It was a few weeks back now, but David Seymour's attack on "race-based" policies designed to lift Māori vaccination rates serves as a useful microcosm of the much broader debate over what the Act leader and his ideological allies like to call "wokeness".
The term, everywhere you look in recent times, is applied to anything resembling progressive or left-wing orthodoxy or, more precisely, what is seen as the parading of such views to gain social status. At its heart, to call someone "woke" is to accuse them of being performative and disingenuous in their politics.
But the phrase "woke" came into common use via the same progressive politics it is now most commonly used to deride.
"Stay woke" was a catch-cry of the Black Lives Matter protests that erupted in the US after the police shooting of Michael Brown, an unarmed black teenager, in Ferguson, Missouri, in 2014.
Since then, it has been adopted with gusto by conservative activists and politicians as code for what they used to call "political correctness", another sarcastic appropriation.
"Wokeness" comes up with such frequency in Aotearoa these days it is hard to imagine how the New Zealand Taxpayer's Union ever managed to cobble together a media release without it.
By leaking Māori vaccination codes as a way to attack "race-based" health policies, Seymour earned such widespread and scathing rebukes from what he might call "woke elites", you could be forgiven for thinking it backfired. It did not. If anything, the reaction helped solidify his reputation as a fearless truth-teller, and further propelled his surge in the polling stakes.
A happy warrior in the Culture Wars, Seymour is unconstrained by the governing or factional considerations that demand more caution and nuance from the National Party.
By releasing the vaccination codes, Seymour took astute aim at perhaps the greatest shibboleth of the anti-woke set: the belief that progressive policies give rise to reverse racism.
The fact it turned out Seymour's argument was way off base, and that the programmes he was talking about were delivering vaccines to four times as many Pākeha as Māori, is beside the point. Whether in this case or more generally, the notion that programmes or policies designed to aid Māori must come at the expense of non-Māori has no evidentiary basis whatsoever, and yet is held as indisputably true by a large enough segment of the New Zealand electorate to be irresistible to conservative politicians.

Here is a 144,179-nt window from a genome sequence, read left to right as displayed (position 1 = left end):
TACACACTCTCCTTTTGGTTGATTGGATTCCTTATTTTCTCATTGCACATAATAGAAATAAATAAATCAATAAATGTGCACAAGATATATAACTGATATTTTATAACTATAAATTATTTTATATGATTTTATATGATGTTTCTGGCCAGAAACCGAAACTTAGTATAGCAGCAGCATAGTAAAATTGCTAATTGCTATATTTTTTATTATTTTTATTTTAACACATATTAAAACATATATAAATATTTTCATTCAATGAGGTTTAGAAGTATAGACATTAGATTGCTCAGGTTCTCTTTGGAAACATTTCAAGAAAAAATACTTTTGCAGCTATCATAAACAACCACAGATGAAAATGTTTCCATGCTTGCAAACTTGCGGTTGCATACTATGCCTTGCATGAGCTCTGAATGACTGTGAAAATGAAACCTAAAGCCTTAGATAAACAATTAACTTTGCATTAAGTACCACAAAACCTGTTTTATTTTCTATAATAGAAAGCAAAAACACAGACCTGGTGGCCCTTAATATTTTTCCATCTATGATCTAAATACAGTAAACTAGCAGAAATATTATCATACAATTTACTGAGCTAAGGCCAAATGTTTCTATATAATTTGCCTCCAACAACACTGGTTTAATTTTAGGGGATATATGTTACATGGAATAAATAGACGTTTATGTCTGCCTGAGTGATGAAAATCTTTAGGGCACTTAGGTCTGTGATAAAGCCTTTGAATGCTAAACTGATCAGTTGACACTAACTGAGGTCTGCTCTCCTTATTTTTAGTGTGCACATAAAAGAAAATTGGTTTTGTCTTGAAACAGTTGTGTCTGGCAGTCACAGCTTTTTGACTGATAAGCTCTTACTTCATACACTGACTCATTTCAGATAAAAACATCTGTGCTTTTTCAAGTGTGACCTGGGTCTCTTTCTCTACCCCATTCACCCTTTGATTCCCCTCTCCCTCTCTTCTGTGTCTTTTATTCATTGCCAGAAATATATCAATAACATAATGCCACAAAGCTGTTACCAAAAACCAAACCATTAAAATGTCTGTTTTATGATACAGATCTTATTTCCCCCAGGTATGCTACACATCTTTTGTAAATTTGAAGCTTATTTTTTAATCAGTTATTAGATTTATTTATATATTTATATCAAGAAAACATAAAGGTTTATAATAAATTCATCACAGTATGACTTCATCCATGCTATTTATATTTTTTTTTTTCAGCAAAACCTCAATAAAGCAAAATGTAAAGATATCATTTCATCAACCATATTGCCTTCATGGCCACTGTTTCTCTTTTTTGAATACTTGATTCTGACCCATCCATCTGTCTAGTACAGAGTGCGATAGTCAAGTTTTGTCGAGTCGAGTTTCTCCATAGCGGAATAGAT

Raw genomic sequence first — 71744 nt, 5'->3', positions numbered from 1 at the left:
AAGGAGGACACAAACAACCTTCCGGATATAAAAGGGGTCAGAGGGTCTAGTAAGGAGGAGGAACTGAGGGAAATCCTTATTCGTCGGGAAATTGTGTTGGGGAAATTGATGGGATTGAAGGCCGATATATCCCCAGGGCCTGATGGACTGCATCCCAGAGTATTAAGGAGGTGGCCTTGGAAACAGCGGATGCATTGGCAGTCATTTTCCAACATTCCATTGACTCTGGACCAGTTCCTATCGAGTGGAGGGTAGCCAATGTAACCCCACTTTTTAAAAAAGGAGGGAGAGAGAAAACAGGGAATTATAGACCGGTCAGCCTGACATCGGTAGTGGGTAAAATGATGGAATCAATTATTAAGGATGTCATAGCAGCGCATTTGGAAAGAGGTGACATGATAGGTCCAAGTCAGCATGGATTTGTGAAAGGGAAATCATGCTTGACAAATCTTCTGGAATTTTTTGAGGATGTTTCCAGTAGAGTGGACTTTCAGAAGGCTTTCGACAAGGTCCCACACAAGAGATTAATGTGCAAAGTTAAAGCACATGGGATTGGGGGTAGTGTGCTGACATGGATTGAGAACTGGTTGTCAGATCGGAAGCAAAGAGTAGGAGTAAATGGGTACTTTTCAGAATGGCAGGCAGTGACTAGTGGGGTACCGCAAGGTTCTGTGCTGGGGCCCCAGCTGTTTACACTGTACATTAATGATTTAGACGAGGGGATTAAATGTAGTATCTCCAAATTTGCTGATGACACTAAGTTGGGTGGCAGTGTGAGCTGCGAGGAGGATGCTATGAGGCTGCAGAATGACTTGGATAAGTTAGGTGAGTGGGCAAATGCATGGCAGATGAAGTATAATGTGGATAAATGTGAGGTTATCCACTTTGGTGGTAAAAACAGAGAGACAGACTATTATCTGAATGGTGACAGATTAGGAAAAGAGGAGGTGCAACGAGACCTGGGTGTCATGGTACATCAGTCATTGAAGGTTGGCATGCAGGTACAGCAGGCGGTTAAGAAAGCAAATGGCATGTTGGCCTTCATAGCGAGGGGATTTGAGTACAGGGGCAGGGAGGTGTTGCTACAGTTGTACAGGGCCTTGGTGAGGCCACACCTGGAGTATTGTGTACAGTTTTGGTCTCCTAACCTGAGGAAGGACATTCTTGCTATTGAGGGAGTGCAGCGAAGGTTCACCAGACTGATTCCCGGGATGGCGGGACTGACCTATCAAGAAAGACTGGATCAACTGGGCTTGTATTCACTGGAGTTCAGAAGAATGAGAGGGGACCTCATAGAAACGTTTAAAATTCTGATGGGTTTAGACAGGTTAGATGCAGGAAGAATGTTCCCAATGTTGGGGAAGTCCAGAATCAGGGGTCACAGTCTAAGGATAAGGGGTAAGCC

The controversy exposed a fault-line in New Zealand politics we cannot hope to bridge as long as each side continues to attribute the worst imaginable motives to the other.
Once they deem it is motivated by "wokeness", political conservatives feel free to ignore the substance of an issue, just as progressives dismiss and demean anyone considered to be motivated by racism. In both cases, these terms of derision kill debate, offering both sides reassurance not just that they have better ideas, but that they are better people.
This keeps us cocooned in safe ideological spaces, creating a gratifyingly simplistic world of allies and enemies — and compromise, common ground, even basic civility, become impossible to achieve.
There is a debate to be had about the extent to which governments should devise and implement policies to redress historic wrongs. Or whether targeting health or other services to Māori is a better or worse approach than universalism. We can disagree over the best ways to honour Treaty obligations, or manage our water resources, or teach history in our schools.
On all these issues, I know where I come down — but I can promise you it's not out of a desire to win wokeness points. My views, like yours, come from lived experience — as a Māori New Zealander; as the son of working class parents; as an activist; as a dad.
I have witnessed rapid and positive change over my lifetime, both here and abroad. Much of it has arisen from the belief that we are all born with the same right to live up to our potential, irrespective of race, gender, sexuality or social class. This sounds like a truism these days, but it has brought about a radical reordering of Western societies, especially as we confront the legacy of centuries of inequality.
For those of us historically on the outer, we're impatient to see our newly acquired seats at the table translate into meaningful progress.
It's not that we weren't always calling for justice and equality — it's that our voices have only been heard for the past couple of decades, a blink of historical time.
For some who always had a place at the table, these changes feel like a threat. You might even think you're being blamed for past wrongs you had nothing to do with.
Personally, I don't think that's going on — and I reckon the table's big enough for everyone.
But here's what I say to anyone who disagrees: I won't call you racist, you don't call me woke, and let's have a chat about it.
• Shane Te Pou (Ngāi Tūhoe) is a company director at Mega Ltd, a commentator and blogger and a former Labour Party activist.